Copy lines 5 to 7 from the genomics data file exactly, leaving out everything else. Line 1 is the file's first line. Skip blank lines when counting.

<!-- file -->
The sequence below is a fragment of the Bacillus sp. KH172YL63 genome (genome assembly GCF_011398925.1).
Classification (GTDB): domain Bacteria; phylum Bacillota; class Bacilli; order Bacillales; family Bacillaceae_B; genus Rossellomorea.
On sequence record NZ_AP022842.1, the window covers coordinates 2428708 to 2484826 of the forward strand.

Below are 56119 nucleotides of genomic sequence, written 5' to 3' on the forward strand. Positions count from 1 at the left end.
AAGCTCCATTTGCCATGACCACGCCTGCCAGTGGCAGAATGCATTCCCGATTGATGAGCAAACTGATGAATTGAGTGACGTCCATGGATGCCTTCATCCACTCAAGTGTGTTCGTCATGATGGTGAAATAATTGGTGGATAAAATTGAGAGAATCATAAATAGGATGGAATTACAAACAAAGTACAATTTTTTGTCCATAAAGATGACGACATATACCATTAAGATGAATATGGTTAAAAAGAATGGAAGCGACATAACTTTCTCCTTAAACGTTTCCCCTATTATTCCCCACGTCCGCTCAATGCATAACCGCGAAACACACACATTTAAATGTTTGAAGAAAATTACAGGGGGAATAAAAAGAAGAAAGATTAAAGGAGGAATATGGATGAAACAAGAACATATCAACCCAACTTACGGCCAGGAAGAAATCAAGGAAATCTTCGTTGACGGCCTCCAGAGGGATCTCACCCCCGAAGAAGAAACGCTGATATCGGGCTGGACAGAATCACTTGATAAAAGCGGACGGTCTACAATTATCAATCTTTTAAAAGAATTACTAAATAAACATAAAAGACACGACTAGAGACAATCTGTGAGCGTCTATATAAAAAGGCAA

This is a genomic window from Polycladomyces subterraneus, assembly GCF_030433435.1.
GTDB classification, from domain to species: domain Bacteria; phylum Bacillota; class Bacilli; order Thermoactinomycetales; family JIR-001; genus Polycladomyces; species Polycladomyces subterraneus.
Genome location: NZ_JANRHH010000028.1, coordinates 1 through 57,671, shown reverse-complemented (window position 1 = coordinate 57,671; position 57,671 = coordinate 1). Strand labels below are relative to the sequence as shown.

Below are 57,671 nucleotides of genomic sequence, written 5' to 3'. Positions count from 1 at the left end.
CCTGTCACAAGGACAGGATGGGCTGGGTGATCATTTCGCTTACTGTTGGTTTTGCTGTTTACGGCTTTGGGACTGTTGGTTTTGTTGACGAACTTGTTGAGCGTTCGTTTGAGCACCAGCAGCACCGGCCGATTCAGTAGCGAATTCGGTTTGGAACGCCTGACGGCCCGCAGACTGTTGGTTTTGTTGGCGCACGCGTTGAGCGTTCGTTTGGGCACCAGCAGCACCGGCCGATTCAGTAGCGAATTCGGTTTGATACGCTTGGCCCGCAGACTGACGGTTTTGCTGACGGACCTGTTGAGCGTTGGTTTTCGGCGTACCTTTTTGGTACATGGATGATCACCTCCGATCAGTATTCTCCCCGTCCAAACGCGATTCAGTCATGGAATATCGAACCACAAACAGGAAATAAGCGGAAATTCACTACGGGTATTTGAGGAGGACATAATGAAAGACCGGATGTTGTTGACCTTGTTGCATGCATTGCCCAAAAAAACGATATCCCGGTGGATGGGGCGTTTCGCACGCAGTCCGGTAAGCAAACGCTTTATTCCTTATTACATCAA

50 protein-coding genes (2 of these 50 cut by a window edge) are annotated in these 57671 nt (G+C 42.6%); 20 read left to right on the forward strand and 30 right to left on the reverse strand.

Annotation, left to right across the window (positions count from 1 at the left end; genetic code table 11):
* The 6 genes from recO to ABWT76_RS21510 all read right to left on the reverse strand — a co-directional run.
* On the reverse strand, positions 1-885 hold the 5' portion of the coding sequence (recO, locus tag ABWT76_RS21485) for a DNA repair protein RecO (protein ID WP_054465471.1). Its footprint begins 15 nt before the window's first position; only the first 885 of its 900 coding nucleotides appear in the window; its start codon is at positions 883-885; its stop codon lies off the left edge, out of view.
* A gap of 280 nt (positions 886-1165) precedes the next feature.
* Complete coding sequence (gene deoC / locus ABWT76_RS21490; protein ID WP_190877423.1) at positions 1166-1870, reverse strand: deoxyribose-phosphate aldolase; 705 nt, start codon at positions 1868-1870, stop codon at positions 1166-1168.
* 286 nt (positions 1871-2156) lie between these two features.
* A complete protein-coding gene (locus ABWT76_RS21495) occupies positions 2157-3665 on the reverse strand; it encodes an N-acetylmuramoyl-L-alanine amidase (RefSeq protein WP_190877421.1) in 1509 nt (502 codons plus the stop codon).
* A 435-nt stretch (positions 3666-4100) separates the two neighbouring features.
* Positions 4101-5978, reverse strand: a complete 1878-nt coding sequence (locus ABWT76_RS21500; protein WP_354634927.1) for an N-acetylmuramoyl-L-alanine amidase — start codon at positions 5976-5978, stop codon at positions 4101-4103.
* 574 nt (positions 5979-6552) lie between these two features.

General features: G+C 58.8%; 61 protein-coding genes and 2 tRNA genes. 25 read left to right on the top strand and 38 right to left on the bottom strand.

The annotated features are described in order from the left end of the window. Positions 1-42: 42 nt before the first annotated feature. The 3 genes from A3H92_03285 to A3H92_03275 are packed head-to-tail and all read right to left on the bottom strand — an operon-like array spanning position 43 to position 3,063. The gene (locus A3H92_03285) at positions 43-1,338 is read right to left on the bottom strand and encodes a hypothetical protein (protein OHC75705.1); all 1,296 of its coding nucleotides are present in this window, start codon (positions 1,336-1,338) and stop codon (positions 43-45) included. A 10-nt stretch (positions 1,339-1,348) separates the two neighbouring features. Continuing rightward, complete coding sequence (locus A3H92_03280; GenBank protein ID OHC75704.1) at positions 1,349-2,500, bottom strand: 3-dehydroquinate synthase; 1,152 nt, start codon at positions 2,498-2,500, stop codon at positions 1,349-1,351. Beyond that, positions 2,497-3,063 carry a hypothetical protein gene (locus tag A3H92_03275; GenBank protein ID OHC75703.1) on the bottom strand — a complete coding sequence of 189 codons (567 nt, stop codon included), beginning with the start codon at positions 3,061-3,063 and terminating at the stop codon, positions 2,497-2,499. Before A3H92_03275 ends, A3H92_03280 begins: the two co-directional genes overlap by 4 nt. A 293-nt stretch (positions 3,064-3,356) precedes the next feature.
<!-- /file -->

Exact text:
AAGCTCCATTTGCCATGACCACGCCTGCCAGTGGCAGAATGCATTCCCGATTGATGAGCAAACTGATGAATTGAGTGACGTCCATGGATGCCTTCATCCACTCAAGTGTGTTCGTCATGATGGTGAAATAATTGGTGGATAAAATTGAGAGAATCATAAATAGGATGGAATTACAAACAAAGTACAATTTTTTGTCCATAAAGATGACGACATATACCATTAAGATGAATATGGTTAAAAAGAATGGAAGCGACATAACTTTCTCCTTAAACGTTTCCCCTATTATTCCCCACGTCCGCTCAATGCATAACCGCGAAACACACACATTTAAATGTTTGAAGAAAATTACAGGGGGAATAAAAAGAAGAAAGATTAAAGGAGGAATATGGATGAAACAAGAACATATCAACCCAACTTACGGCCAGGAAGAAATCAAGGAAATCTTCGTTGACGGCCTCCAGAGGGATCTCACCCCCGAAGAAGAAACGCTGATATCGGGCTGGACAGAATCACTTGATAAAAGCGGACGGTCTACAATTATCAATCTTTTAAAAGAATTACTAAATAAACATAAAAGACACGACTAGAGACAATCTGTGAGCGTCTATATAAAAAGGCAA

This is a genomic window from Polycladomyces subterraneus, assembly GCF_030433435.1.
GTDB classification, from domain to species: domain Bacteria; phylum Bacillota; class Bacilli; order Thermoactinomycetales; family JIR-001; genus Polycladomyces; species Polycladomyces subterraneus.